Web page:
I am looking to replace an old Ideal Mexico boiler on an open vented system.
I have basically decided to go for a condensing boiler and like the look of
the Worcester-Bosch Greenstar 29HE or the Keston Celsius 25.
The main difference I can see between them is that the Keston has a
stainless steel heat exchanger, while the Worcester has aluminium / silicon.
Which of these is likely to have the longest life? (A couple of heating
engineers have said to me that the a condensing boiler will have a shorter
life than a traditional boiler as the condensate gradually corrodes the heat
exchanger. Thus my question as to which material is best.)
Also are there any other factors which would make one a better choice than
Any comments would be appreciated.
This is one of the old wive's tails based on the first generation of
UK produced condensing boilers. Essentially the manufacturers
attempted to adapt existing designs by adding secondary heat
exchangers and failed miserably for the reasons you describe. as a
result, the technology picked up (unjustifiably) a bad reputation in
the conservative trade..
In the rest of Europe, condensing technology has been around for 20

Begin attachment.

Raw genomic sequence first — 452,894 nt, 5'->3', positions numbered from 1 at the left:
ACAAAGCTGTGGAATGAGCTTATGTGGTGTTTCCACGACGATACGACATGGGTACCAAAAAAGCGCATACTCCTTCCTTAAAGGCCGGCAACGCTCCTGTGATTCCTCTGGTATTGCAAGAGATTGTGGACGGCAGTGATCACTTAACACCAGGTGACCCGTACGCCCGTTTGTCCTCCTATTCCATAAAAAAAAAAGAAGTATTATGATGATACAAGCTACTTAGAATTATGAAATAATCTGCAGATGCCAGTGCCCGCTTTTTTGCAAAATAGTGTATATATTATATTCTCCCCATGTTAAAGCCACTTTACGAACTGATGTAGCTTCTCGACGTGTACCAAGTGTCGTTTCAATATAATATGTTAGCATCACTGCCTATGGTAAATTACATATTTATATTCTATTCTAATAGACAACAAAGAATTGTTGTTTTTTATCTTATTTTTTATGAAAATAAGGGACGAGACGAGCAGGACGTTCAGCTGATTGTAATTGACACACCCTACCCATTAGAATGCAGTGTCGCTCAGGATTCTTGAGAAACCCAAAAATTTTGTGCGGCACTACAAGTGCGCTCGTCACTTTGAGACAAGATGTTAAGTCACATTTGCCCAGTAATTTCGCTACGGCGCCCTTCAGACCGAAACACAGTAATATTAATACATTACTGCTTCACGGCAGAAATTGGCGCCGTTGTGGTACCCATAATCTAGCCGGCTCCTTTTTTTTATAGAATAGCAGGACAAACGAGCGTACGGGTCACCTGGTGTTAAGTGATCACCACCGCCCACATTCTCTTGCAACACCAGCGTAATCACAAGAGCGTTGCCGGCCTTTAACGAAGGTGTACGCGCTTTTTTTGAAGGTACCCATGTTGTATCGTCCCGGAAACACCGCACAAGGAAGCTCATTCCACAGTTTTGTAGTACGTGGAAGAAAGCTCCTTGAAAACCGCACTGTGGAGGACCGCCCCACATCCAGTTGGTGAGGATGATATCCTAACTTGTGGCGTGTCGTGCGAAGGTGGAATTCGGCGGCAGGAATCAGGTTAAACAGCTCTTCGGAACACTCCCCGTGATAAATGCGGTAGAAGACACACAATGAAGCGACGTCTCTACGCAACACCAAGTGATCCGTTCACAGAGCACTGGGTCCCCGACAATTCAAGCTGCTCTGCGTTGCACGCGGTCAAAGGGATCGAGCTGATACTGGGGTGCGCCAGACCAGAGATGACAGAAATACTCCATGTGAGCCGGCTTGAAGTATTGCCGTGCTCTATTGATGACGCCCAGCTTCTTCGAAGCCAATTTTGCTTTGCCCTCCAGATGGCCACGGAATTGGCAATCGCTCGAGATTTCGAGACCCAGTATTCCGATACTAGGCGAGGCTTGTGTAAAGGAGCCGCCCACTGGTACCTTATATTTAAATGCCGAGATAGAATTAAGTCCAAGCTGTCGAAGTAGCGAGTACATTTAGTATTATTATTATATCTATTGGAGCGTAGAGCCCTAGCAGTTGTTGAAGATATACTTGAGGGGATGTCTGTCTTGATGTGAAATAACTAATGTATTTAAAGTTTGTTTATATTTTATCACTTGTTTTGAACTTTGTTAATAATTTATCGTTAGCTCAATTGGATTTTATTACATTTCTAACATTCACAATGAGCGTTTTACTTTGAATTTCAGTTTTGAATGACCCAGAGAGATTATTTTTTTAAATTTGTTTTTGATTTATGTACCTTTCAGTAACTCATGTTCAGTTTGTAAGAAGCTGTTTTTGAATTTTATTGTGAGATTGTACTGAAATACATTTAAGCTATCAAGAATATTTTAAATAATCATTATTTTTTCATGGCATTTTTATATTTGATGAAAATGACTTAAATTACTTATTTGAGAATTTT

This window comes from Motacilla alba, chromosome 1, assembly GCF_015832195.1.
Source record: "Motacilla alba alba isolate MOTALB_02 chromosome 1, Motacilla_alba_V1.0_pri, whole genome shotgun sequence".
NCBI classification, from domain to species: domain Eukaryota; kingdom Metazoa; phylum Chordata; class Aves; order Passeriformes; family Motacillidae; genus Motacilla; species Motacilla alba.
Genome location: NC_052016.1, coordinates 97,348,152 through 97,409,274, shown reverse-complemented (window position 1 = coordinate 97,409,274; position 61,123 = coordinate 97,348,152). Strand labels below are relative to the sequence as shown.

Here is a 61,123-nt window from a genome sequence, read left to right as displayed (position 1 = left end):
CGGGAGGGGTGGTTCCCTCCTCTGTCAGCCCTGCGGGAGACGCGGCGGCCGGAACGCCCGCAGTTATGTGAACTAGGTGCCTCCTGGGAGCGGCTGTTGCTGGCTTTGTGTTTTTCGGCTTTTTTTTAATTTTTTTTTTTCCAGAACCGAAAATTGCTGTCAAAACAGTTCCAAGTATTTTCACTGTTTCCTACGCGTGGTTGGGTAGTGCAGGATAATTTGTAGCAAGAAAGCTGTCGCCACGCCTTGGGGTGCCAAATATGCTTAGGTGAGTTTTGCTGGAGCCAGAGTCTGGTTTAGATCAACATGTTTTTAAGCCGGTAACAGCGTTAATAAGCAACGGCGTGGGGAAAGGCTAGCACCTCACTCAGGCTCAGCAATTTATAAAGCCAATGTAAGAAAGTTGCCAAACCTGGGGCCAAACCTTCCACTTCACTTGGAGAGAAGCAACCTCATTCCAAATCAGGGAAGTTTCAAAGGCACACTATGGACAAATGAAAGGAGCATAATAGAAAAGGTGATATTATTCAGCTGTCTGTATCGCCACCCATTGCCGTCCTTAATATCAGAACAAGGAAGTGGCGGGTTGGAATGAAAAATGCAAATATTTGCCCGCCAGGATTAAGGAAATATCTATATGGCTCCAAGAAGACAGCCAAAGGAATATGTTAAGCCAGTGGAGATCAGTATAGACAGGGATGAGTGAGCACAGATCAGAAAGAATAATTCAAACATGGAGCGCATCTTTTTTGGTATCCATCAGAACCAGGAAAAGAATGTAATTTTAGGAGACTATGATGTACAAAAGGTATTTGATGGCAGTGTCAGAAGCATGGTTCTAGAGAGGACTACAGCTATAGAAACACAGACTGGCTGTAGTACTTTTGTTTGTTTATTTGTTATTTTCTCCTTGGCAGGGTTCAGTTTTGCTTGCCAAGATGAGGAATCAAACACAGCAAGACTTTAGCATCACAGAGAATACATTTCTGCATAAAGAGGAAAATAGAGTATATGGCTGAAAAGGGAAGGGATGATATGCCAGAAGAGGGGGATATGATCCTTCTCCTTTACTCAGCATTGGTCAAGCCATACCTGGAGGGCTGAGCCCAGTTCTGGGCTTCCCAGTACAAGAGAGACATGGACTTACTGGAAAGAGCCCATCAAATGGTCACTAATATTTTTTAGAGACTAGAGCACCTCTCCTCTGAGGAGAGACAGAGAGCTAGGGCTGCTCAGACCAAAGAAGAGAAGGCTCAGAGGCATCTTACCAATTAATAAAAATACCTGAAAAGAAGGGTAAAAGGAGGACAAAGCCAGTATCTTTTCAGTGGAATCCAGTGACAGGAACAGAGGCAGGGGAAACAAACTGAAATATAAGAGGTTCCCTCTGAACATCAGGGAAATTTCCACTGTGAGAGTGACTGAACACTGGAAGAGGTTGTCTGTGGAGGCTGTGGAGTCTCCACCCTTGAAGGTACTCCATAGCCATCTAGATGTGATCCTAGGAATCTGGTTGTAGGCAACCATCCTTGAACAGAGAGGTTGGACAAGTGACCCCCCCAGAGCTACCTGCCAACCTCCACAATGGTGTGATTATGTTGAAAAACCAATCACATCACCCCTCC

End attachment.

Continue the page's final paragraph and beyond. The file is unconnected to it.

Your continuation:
years and most manufacturers are on 4th generation products.
Most of the better ones of these seem to have stainless steel heat
On my own, a MAN Micromat, the heat exchanger is stainless steel and
warrantied, as is the rest of the boiler for 5 years parts and labour.
That doesn't happen if the manufacturer expects a failure after 4
On the other hand, Worcester Bosch have a good reputation with current
products. However, I don't know about the longevity of
aluminium-silicon alloy heat exchangers.
I'd back up Andy's comments. I don't know about the W-B but two
useful (to some people) things about the Celsius are that you do
the air inlet and flue with cheap muPVC (not ordinary uPVC) 50mm
waste pipe rather than expensive flue extensions, and you can
remote wire the panel run/fail lights to another location if the
boiler is in an out-of-sight location
Tony Bryer SDA UK 'Software to build on' http://www.sda.co.uk
Free SEDBUK boiler database browser
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